We next evaluated directly the hypothesis that Env was critical for blocking acquisition of infection in this system. In the second study, 40 rhesus monkeys that did not express the class I alleles Mamu-A*01, Mamu-B*08, and Mamu-B*17 were immunized by the intramuscular route with Ad35 prime20, Ad26 boost21 vaccine regimens expressing (i) SIVsmE543 Gag-Pol (N=16); (ii) SIVsmE543 Gag-Pol and Env (N=16); and (iii) sham controls (N=8). Groups were balanced for susceptible and resistant TRIM5α alleles1,14. Monkeys were primed once at week 0 with 2×1010 vp Ad35 vectors and boosted once at week 24 with 2×1010 vp Ad26 vectors. Cellular immune responses were assessed by IFN-γ ELISPOT assays (Fig. 3a, Supplementary Fig. 7) and multiparameter ICS assays in both the periphery (Fig. 3b, Supplementary Fig. 8) and in colorectal mucosa (Supplementary Fig. 9). Env-specific humoral immune responses were assessed by ELISAs in both the periphery (Fig. 3c) and in colorectal mucosa (Supplementary Fig. 10), tier 1 NAb assays (Fig. 3d), and ADCC assays (Supplementary Fig. 11). Only marginal tier 2 NAb responses were observed (Supplementary Fig. 11).
We assessed protective efficacy of these vaccine regimens against repetitive, heterologous, intrarectal SIVmac251 challenges as described in the first study. After the first challenge, 50% of sham control monkeys became infected, as compared with only 12% of the animals that received the Gag-Pol-Env vaccine (Fig. 3e). The monkeys that received the Gag-Pol-Env vaccine required 4 challenges to infect 50% of animals in each group, whereas only 1 challenge was required to infect 50% of animals in the control group (Fig. 3f; P=0.002, Wald test, proportional hazard model). Moreover, the Gag-Pol-Env vaccine resulted in a decreased hazard ratio of 0.20 (CI 0.07–0.55), corresponding to an 80% reduction in the per-exposure probability of infection. In contrast, the Gag-Pol vaccine afforded only a marginal protective effect, demonstrating the critical role of Env in blocking acquisition of infection in this model. The Gag-Pol and Gag-Pol-Env vaccines resulted in, respectively, at least 1.59 log and 2.18 log reductions of setpoint viral loads as compared with controls (Fig. 3g, Supplementary Fig. 12; P=0.0006 and 0.0002, respectively, Wilcoxon rank-sum tests). Immunologic correlates of protection against acquisition of infection were consistent with the first study, and both peripheral (Fig. 4a–c) and rectal (Fig. 4d) Env-specific IgG correlated with reduced acquisition risk.
Taken together, these data demonstrate that optimized adenovirus/poxvirus and adenovirus/adenovirus vector-based vaccines afforded significant protection against acquisition of infection following highly pathogenic, heterologous, neutralization-resistant SIVmac251 challenges in rhesus monkeys (Fig. 1e, ,3e,3e, Supplementary Fig. 13). Although several studies have previously shown partial protection against acquisition of neutralization-sensitive virus challenges1–3, no HIV-1 vaccine candidate has to date blocked acquisition of heterologous, difficult-to-neutralize virus challenges, including Ad57, DNA/Ad51, and CMV8 vaccines. In particular, a recent study demonstrated that a DNA/Ad5 vaccine afforded partial protection against acquisition of SIVsmE660, which is a neutralization-sensitive tier 1A virus in TZM-bl neutralization assays, but the same vaccine afforded no efficacy against neutralization-resistant SIVmac2511, highlighting important differences in the stringencies between these two SIV challenge models as well as potentially important phenotypic differences between Ad serotypes17. However, we note that the acquisition effect in the present study was relative rather than absolute and that the majority of vaccinees became infected by the end of the challenge protocol.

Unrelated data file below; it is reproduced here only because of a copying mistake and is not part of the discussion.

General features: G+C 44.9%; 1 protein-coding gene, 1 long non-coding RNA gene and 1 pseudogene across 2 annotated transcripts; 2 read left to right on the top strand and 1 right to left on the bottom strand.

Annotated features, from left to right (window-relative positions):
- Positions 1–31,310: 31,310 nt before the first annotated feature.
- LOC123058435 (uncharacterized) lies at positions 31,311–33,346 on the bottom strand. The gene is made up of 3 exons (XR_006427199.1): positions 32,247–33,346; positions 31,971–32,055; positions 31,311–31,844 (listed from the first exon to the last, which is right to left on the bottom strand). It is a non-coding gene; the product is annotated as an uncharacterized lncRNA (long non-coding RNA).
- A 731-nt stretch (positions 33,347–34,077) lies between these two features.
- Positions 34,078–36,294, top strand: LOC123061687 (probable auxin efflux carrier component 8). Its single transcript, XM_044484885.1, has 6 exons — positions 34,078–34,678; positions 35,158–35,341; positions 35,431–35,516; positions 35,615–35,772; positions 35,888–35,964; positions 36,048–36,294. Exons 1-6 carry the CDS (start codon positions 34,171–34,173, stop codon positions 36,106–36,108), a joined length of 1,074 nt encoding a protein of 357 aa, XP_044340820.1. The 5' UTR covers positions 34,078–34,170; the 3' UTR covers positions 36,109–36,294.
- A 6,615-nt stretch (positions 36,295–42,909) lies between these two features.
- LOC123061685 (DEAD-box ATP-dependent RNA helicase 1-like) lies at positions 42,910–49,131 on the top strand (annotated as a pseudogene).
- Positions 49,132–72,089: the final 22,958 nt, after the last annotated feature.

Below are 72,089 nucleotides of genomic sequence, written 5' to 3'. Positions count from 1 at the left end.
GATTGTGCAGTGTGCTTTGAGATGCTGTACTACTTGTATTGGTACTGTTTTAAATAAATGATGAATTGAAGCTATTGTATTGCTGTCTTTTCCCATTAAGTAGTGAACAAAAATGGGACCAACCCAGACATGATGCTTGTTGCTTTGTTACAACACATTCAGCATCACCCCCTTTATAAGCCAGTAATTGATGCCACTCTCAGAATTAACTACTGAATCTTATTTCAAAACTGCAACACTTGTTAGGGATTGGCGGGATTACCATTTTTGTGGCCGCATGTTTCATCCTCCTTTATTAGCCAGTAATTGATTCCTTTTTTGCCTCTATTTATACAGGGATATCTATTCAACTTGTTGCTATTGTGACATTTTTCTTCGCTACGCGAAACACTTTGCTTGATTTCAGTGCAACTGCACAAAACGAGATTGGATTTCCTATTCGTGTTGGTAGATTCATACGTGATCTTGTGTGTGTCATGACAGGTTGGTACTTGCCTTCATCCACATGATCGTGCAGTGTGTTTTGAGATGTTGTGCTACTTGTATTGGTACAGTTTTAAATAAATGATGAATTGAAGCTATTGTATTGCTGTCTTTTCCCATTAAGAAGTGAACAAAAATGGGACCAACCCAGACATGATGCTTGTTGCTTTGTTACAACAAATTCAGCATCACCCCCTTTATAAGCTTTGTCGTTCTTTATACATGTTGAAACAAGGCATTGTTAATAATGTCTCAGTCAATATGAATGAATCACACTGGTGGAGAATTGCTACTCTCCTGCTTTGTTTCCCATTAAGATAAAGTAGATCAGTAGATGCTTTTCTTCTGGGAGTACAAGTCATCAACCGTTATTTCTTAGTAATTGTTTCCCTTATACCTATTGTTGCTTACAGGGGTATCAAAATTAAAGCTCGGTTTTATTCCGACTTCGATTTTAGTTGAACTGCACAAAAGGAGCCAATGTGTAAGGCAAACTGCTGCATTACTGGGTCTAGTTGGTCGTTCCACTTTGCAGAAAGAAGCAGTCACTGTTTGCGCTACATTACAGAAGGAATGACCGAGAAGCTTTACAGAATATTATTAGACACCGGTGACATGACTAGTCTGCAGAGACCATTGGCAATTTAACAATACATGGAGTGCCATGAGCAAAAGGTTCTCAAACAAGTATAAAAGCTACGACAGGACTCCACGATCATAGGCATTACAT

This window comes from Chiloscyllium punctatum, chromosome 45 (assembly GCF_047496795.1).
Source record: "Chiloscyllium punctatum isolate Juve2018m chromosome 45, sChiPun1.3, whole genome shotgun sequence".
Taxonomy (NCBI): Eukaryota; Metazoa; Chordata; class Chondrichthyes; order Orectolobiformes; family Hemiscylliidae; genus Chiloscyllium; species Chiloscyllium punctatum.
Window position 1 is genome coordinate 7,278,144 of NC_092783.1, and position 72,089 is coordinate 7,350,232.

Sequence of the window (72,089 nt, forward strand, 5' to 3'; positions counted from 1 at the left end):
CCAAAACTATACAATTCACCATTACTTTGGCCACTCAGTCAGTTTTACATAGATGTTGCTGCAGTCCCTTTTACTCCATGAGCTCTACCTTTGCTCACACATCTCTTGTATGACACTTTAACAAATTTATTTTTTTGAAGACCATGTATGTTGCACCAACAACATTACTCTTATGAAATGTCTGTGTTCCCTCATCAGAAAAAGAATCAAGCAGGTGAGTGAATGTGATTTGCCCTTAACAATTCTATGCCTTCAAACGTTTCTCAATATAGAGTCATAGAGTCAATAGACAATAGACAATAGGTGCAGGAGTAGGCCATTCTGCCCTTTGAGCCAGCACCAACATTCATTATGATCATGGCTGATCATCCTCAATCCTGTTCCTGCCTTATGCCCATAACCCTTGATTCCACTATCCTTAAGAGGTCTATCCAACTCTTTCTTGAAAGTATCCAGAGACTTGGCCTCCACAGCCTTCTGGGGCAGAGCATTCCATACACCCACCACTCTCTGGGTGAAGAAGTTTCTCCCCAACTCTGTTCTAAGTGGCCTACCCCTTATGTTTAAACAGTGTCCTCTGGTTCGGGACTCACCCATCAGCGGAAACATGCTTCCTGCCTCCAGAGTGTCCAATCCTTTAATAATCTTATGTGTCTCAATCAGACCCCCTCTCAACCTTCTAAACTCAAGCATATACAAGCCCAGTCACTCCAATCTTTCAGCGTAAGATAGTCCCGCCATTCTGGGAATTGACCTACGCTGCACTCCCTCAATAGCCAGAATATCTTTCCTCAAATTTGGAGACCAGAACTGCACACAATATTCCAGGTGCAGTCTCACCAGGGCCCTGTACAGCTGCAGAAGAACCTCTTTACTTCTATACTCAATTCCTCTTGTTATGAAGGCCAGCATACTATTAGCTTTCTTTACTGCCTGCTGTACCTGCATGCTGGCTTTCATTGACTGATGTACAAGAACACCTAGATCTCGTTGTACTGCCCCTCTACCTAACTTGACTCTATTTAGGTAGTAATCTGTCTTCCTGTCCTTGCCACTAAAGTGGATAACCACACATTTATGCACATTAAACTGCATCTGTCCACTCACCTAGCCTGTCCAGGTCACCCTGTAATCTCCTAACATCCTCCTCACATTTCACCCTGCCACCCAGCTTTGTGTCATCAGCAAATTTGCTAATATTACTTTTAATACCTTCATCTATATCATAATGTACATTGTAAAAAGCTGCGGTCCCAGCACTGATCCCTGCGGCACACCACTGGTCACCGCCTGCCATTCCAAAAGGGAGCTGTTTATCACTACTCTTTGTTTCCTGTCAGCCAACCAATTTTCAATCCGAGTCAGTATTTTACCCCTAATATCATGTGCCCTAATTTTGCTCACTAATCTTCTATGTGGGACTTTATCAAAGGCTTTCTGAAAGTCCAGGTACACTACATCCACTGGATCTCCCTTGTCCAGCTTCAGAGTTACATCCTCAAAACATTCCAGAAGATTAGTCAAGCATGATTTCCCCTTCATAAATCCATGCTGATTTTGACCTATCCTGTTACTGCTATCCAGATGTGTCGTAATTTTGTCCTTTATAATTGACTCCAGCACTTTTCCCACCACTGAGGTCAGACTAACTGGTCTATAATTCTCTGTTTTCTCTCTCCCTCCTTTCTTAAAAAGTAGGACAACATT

Our studies also demonstrate that inclusion of Env in the vaccine was required for the acquisition effect (Fig. 3e), despite an 18% difference in the amino acid sequences between the vaccine strain and challenge virus. Moreover, our immunologic correlates analyses (Fig. 2, ,4;4; Supplementary Tables 1–3) suggest that Env-specific antibodies may be critical for blocking acquisition of infection, whereas multiple cellular and humoral immune responses may correlate with virologic control, although the actual mechanisms of protection remain to be determined. In addition, the RV144 immunologic correlates analyses raised the hypothesis that vaccine-elicited V1/V2-specific antibodies may reduce HIV-1 acquisition risk in humans22. Our data (Fig. 2f, ,4c)4c) are consistent with this hypothesis, although it remains unclear whether V2-specific antibodies actually protect or simply represent a marker for other Env-specific antibodies or other protective factors.